The €1.6 quadrillion figure is one that I published last year on the basis of the ECB's own figures. However, the figures I used were based on transactions in 2011. So I thought it would be a good idea to try and get some numbers for 2012.
The complete figures are not yet available. In particular, the numbers for Payment Transactions for 2012 are not yet on the ECB website (they were €143.5 trillion in 2011). However, we do already have the values for transactions handled by the TARGET system in 2012. This totalled €634.1 trillion, of which €630.2 trillion was handled by the 17 Eurozone countries. To this we can add a further €57.9 trillion that was handled by the EURO 1 (EBA) system - you can find all the details here.
But the ECB also provides 3 other sets of data that you can find http://www.ecb.europa.eu/stats/payments/payments/html/12_table2.en.html. The first concerns numbers for Comparative Tables on Secrurities Trading Statistics which can be downloaded in pdf form for 2011-12 here. The second concerns "Securties Clearing Statistics" and can be found as a pdf here. Finally, there are numbers for Securities Settlement Statistics" for which the pdf can be downloaded here.
However, to compile the figures in a single sheet, I downloaded the original data as Excel sheets, and generated the following table that gives all three sets of data for every year since 2006. I've ranked each component for the three datasets by turnover so that you can see where the action is.
As you can see, 2012 was not a good year for the traders. Overall transactions were down substantially on 2011's record total of €862.9 trillion. In fact, there was a drop of 13.3% year on year, resulting in a total of only €747.9 trillion. Hard times indeed.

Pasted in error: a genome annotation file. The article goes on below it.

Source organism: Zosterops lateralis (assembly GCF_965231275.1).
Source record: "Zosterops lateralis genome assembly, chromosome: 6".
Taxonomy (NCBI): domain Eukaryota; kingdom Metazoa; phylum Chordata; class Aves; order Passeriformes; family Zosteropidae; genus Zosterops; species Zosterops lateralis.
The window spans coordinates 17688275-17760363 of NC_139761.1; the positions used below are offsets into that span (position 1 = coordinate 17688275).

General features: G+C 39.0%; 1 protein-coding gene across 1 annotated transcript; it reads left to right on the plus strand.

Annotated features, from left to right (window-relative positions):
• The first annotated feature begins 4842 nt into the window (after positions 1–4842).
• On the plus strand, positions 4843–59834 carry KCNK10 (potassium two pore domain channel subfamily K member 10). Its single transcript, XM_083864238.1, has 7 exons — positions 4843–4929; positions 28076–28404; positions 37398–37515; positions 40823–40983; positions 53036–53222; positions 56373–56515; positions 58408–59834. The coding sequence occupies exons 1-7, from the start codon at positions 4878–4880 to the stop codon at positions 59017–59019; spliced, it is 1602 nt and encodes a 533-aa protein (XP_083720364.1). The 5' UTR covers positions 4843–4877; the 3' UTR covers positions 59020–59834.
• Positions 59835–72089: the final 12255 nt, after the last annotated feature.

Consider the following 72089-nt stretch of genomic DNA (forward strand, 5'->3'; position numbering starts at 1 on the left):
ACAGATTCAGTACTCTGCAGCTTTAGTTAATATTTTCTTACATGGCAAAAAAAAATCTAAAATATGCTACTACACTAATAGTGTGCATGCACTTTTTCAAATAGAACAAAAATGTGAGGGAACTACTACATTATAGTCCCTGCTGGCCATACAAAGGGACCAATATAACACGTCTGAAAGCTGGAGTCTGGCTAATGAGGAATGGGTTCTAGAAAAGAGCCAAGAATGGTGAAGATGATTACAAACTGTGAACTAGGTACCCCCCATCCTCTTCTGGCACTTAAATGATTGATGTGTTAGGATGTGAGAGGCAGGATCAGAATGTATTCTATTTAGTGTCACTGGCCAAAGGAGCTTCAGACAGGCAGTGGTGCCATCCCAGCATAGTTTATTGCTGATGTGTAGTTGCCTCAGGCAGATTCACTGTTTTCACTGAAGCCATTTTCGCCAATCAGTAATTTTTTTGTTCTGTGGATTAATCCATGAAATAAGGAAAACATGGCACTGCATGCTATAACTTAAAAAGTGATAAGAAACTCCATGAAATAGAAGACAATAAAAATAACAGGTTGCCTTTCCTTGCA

Nevertheless, Eurocelar Bank (Belgium) managed to process an impressive €309 trillion, followed by the €123 trillion that was handled by Euroclear France, €76.1 trillion by Iberclear, and €71.8 trillion processed by Clearstream Banking in Luxembourg.
In fact, it would appear that 2012 really was a tough year at the global level too - not just in the Eurozone. A report from the World Federation of Exchanges said that transaction figures in 2012 were down substantially:
- Electronic Order Book (EOB) Share Trading was down 22.5% to $49 trillion
- Cash value of Bond trading was down 20% to $26.1 trillion
- ETF trading was down 31.6% to $7.3 trillion
- Securitized Derivatives were down 43.3% to a mere $632 billion
Just imagine what providing €2500 to every man, woman and child in the Eurozone would do for the economy.